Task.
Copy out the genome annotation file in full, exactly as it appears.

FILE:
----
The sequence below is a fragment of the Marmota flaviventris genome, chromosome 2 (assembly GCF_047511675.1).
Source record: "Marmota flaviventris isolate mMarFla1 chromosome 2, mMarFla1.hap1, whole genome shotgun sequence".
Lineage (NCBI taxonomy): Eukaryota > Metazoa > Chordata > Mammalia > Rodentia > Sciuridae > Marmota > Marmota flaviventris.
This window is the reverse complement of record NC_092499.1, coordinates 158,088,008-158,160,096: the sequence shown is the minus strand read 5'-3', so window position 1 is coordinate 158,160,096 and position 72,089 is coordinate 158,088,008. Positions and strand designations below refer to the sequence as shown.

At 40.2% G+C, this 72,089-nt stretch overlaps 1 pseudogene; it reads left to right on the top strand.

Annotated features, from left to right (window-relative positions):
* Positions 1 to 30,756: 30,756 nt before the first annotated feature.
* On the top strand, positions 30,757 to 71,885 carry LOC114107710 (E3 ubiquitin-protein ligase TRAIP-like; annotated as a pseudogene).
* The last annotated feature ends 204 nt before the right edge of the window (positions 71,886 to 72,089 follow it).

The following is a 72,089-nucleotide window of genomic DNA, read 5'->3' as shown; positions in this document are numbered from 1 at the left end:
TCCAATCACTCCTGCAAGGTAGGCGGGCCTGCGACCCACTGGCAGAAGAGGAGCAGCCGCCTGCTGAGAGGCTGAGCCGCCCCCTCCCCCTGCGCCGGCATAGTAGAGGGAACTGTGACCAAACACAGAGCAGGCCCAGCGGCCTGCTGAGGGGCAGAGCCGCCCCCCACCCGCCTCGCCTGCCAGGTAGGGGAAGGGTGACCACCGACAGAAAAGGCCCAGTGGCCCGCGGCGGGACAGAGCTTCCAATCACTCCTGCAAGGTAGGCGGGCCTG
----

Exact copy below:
The sequence below is a fragment of the Marmota flaviventris genome, chromosome 2 (assembly GCF_047511675.1).
Source record: "Marmota flaviventris isolate mMarFla1 chromosome 2, mMarFla1.hap1, whole genome shotgun sequence".
Lineage (NCBI taxonomy): Eukaryota > Metazoa > Chordata > Mammalia > Rodentia > Sciuridae > Marmota > Marmota flaviventris.
This window is the reverse complement of record NC_092499.1, coordinates 158,088,008-158,160,096: the sequence shown is the minus strand read 5'-3', so window position 1 is coordinate 158,160,096 and position 72,089 is coordinate 158,088,008. Positions and strand designations below refer to the sequence as shown.

At 40.2% G+C, this 72,089-nt stretch overlaps 1 pseudogene; it reads left to right on the top strand.

Annotated features, from left to right (window-relative positions):
* Positions 1 to 30,756: 30,756 nt before the first annotated feature.
* On the top strand, positions 30,757 to 71,885 carry LOC114107710 (E3 ubiquitin-protein ligase TRAIP-like; annotated as a pseudogene).
* The last annotated feature ends 204 nt before the right edge of the window (positions 71,886 to 72,089 follow it).

The following is a 72,089-nucleotide window of genomic DNA, read 5'->3' as shown; positions in this document are numbered from 1 at the left end:
TCCAATCACTCCTGCAAGGTAGGCGGGCCTGCGACCCACTGGCAGAAGAGGAGCAGCCGCCTGCTGAGAGGCTGAGCCGCCCCCTCCCCCTGCGCCGGCATAGTAGAGGGAACTGTGACCAAACACAGAGCAGGCCCAGCGGCCTGCTGAGGGGCAGAGCCGCCCCCCACCCGCCTCGCCTGCCAGGTAGGGGAAGGGTGACCACCGACAGAAAAGGCCCAGTGGCCCGCGGCGGGACAGAGCTTCCAATCACTCCTGCAAGGTAGGCGGGCCTG